While Apple’s approval process for Mac OS X applications seems to be a little more relaxed than that for iOS apps, there are still a long list of things that aren’t allowed in the Mac App Store. One of those is open source applications.
The H has combed through a pre-release version of Microsoft’s Windows Store App Developer Agreement and discovered how open source applications will be handled by the company:
“Apps that are released under an Open Source Initiative-recognised open source licence can, at least in the pre-release version of the Windows Store, be distributed according to terms that contradict Microsoft’s Standard Application License Terms if this is required by the open source licence. Among other things, the Standard Application License Terms prohibit the sharing of applications.”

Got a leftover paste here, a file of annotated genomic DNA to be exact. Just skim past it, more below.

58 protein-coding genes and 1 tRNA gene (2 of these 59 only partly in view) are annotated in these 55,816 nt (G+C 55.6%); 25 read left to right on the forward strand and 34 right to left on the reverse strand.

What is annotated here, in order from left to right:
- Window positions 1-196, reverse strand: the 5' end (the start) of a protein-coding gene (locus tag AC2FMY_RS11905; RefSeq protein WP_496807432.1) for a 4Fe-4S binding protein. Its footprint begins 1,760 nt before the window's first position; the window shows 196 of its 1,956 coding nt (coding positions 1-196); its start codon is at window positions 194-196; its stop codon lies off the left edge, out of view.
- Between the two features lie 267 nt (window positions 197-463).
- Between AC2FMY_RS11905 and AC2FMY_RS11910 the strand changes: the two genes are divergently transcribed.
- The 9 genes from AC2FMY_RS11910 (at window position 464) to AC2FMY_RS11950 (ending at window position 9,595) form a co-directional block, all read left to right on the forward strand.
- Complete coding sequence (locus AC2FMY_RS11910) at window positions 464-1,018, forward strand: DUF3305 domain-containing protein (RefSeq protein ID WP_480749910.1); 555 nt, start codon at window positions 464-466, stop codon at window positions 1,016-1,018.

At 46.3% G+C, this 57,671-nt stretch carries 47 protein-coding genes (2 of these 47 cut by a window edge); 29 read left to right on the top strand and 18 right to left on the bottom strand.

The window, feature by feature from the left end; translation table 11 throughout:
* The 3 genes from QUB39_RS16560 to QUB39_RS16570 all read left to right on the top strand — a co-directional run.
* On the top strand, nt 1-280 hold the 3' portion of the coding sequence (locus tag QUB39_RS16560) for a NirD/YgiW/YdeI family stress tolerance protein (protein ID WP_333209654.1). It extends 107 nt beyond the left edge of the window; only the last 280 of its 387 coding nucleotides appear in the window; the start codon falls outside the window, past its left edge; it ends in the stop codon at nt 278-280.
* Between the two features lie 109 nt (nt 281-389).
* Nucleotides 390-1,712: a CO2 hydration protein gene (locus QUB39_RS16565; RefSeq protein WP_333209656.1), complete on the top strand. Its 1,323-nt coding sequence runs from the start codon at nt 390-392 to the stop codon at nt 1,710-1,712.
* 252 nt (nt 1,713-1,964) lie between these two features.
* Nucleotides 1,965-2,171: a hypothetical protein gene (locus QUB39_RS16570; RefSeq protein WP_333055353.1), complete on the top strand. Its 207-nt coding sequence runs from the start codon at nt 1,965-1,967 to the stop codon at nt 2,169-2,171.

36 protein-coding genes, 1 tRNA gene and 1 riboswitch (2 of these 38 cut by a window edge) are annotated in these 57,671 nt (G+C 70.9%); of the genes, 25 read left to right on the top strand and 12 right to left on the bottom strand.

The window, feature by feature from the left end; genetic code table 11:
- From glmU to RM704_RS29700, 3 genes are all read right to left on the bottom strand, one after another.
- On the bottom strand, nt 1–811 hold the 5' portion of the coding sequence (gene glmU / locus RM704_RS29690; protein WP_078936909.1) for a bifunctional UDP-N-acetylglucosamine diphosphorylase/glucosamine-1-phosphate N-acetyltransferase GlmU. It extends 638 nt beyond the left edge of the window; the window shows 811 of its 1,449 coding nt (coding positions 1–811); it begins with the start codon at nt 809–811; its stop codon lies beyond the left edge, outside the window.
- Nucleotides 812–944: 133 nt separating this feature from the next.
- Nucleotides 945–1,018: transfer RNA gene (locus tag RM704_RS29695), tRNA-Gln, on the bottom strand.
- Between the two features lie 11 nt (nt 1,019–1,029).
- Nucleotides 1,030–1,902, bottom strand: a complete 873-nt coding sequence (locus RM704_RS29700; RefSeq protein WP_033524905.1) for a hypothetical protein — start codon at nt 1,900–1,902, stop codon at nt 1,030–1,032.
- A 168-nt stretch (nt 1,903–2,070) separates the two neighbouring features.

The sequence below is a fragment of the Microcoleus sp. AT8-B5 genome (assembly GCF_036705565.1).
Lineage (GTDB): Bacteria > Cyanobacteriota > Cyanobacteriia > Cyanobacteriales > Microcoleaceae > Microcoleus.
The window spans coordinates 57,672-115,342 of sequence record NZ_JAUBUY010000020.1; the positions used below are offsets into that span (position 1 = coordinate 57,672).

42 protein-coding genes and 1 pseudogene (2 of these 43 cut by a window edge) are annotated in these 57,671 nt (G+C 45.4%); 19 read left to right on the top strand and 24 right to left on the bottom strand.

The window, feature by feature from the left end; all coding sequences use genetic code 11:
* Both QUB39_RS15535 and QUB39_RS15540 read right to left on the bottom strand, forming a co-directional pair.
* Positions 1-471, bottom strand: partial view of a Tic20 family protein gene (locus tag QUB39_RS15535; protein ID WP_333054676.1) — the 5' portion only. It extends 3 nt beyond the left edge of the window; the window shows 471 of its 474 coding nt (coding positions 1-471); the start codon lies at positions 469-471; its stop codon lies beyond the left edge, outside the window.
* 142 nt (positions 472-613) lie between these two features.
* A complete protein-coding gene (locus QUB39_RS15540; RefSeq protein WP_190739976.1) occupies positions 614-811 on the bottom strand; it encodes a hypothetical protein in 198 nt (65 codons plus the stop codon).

What’s strange about Microsoft’s approach, as noted by a number of reports, is that it seems to be keeping very quiet about its acceptable of open source applications. It’s almost as if, for some reason, it doesn’t want to promote the fact that open source applications are acceptable.
What’s unclear at this point is whether Microsoft will allow Windows developers to use open source languages and development environments, such as PHP, Ruby, and Python, to make applications for the Windows 8 store. ZDNet believes Microsoft will be against this, but it’s yet to be confirmed.
The Windows 8 Store is expected to get its initial outing in the first Windows 8 beta scheduled to arrive next February. ZDNet reports that Microsoft has already shared some details about the store prior to its debut:
Metro-style applications will be licensable, marketable and downloadable from the Windows 8 Store. Non-Metro-style Desktop Apps will only be marketable from inside the store, with links provided to developers’ sites for sales/downloads.
Are you pleased open source applications will feature in the Windows 8 Store?